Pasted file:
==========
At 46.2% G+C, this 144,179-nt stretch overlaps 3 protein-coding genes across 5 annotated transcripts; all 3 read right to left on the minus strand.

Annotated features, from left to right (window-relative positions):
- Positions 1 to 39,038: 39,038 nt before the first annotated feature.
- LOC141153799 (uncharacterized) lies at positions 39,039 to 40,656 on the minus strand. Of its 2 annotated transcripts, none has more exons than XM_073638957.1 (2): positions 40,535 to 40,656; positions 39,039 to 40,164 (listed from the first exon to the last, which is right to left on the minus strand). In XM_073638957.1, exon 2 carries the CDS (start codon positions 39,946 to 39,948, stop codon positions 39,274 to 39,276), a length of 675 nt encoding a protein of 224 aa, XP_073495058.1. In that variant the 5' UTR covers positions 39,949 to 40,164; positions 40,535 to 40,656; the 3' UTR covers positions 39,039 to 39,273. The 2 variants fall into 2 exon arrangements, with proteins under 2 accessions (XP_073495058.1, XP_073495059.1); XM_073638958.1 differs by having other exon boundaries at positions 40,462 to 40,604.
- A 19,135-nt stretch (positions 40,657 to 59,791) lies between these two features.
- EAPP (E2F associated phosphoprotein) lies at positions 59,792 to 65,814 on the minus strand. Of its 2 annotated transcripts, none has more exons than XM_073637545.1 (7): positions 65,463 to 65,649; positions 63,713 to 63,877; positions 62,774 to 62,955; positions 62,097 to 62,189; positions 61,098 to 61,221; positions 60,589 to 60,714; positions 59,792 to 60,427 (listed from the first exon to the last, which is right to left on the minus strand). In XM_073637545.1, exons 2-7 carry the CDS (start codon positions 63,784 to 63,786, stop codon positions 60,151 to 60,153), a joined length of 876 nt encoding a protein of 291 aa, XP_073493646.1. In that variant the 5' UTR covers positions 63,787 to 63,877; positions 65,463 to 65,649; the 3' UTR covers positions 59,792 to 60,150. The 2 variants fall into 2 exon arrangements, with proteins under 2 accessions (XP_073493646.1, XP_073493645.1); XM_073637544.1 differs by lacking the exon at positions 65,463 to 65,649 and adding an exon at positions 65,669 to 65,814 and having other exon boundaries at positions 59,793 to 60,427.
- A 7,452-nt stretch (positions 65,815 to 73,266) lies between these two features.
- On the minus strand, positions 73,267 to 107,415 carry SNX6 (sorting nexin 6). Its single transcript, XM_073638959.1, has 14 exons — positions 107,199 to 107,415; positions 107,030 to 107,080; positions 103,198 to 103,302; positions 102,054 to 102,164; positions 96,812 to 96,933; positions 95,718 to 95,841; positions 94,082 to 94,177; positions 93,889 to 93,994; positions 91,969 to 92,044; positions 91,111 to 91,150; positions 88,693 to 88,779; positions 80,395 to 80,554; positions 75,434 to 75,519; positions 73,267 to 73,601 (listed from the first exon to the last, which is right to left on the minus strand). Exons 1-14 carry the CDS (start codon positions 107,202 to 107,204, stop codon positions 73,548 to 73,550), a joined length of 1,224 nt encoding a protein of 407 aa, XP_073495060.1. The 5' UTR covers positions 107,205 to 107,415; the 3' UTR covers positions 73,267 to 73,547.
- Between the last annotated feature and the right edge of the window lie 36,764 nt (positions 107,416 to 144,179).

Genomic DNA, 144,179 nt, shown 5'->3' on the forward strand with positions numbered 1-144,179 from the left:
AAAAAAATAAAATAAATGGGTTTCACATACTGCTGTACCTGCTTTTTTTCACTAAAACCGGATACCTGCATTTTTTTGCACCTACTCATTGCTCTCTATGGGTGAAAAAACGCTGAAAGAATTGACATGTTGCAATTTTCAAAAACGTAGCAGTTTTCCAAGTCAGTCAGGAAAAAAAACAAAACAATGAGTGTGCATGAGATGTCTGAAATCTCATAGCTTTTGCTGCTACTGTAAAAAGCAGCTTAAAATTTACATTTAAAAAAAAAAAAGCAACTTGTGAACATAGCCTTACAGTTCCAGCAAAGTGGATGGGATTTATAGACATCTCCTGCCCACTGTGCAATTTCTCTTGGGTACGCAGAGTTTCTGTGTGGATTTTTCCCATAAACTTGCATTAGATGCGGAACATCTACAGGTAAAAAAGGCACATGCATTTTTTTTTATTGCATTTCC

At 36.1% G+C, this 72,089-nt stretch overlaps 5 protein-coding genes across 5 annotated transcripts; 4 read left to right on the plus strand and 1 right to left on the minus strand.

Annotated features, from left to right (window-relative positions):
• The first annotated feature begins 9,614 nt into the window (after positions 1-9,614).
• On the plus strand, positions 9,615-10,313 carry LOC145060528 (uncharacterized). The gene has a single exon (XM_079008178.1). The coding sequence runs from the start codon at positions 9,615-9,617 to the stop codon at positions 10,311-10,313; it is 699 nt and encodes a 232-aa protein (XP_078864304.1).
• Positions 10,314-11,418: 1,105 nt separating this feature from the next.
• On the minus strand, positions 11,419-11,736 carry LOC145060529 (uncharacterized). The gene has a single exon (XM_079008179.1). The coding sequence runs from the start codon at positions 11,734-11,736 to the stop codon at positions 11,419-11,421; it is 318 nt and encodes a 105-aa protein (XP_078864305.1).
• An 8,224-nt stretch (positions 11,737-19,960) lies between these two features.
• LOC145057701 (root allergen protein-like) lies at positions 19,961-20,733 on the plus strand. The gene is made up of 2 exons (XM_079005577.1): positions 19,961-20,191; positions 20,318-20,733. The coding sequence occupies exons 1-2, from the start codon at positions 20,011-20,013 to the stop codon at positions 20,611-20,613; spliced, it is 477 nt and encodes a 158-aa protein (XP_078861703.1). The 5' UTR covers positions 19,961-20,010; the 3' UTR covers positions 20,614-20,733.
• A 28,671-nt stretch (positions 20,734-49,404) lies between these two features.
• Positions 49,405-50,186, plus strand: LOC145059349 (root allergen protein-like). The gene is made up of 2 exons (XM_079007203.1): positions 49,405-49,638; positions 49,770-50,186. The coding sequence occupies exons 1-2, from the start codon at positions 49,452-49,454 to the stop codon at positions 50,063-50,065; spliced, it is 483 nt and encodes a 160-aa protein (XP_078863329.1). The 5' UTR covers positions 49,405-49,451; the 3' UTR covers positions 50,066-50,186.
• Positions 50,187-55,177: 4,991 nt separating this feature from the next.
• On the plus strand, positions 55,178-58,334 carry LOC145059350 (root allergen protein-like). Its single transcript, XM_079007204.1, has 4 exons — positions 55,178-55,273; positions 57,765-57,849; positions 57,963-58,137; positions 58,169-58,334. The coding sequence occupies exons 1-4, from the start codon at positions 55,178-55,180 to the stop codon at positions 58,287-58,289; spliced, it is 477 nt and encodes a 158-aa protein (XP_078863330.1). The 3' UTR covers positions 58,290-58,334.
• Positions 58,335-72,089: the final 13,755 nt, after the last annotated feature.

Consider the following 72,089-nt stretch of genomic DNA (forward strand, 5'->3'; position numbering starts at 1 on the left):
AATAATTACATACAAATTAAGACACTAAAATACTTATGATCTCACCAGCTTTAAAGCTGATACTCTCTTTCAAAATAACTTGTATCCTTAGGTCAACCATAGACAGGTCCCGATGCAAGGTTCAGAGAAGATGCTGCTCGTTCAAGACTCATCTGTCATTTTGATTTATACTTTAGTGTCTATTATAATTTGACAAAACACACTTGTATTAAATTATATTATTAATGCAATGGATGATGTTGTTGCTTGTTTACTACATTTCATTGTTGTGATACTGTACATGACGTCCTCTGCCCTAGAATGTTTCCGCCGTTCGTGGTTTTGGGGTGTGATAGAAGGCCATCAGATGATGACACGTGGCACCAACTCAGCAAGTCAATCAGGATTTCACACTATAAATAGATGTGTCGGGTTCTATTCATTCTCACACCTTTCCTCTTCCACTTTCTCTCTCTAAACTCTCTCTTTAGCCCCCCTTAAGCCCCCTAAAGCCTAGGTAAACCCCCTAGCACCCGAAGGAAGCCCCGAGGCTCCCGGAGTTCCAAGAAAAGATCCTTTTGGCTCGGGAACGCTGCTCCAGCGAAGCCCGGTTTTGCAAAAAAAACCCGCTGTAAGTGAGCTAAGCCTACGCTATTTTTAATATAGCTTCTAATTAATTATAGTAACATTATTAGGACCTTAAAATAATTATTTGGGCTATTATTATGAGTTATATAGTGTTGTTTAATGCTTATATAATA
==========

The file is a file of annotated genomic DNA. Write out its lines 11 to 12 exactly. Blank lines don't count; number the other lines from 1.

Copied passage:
AAAAAAATAAAATAAATGGGTTTCACATACTGCTGTACCTGCTTTTTTTCACTAAAACCGGATACCTGCATTTTTTTGCACCTACTCATTGCTCTCTATGGGTGAAAAAACGCTGAAAGAATTGACATGTTGCAATTTTCAAAAACGTAGCAGTTTTCCAAGTCAGTCAGGAAAAAAAACAAAACAATGAGTGTGCATGAGATGTCTGAAATCTCATAGCTTTTGCTGCTACTGTAAAAAGCAGCTTAAAATTTACATTTAAAAAAAAAAAAGCAACTTGTGAACATAGCCTTACAGTTCCAGCAAAGTGGATGGGATTTATAGACATCTCCTGCCCACTGTGCAATTTCTCTTGGGTACGCAGAGTTTCTGTGTGGATTTTTCCCATAAACTTGCATTAGATGCGGAACATCTACAGGTAAAAAAGGCACATGCATTTTTTTTTATTGCATTTCC

At 36.1% G+C, this 72,089-nt stretch overlaps 5 protein-coding genes across 5 annotated transcripts; 4 read left to right on the plus strand and 1 right to left on the minus strand.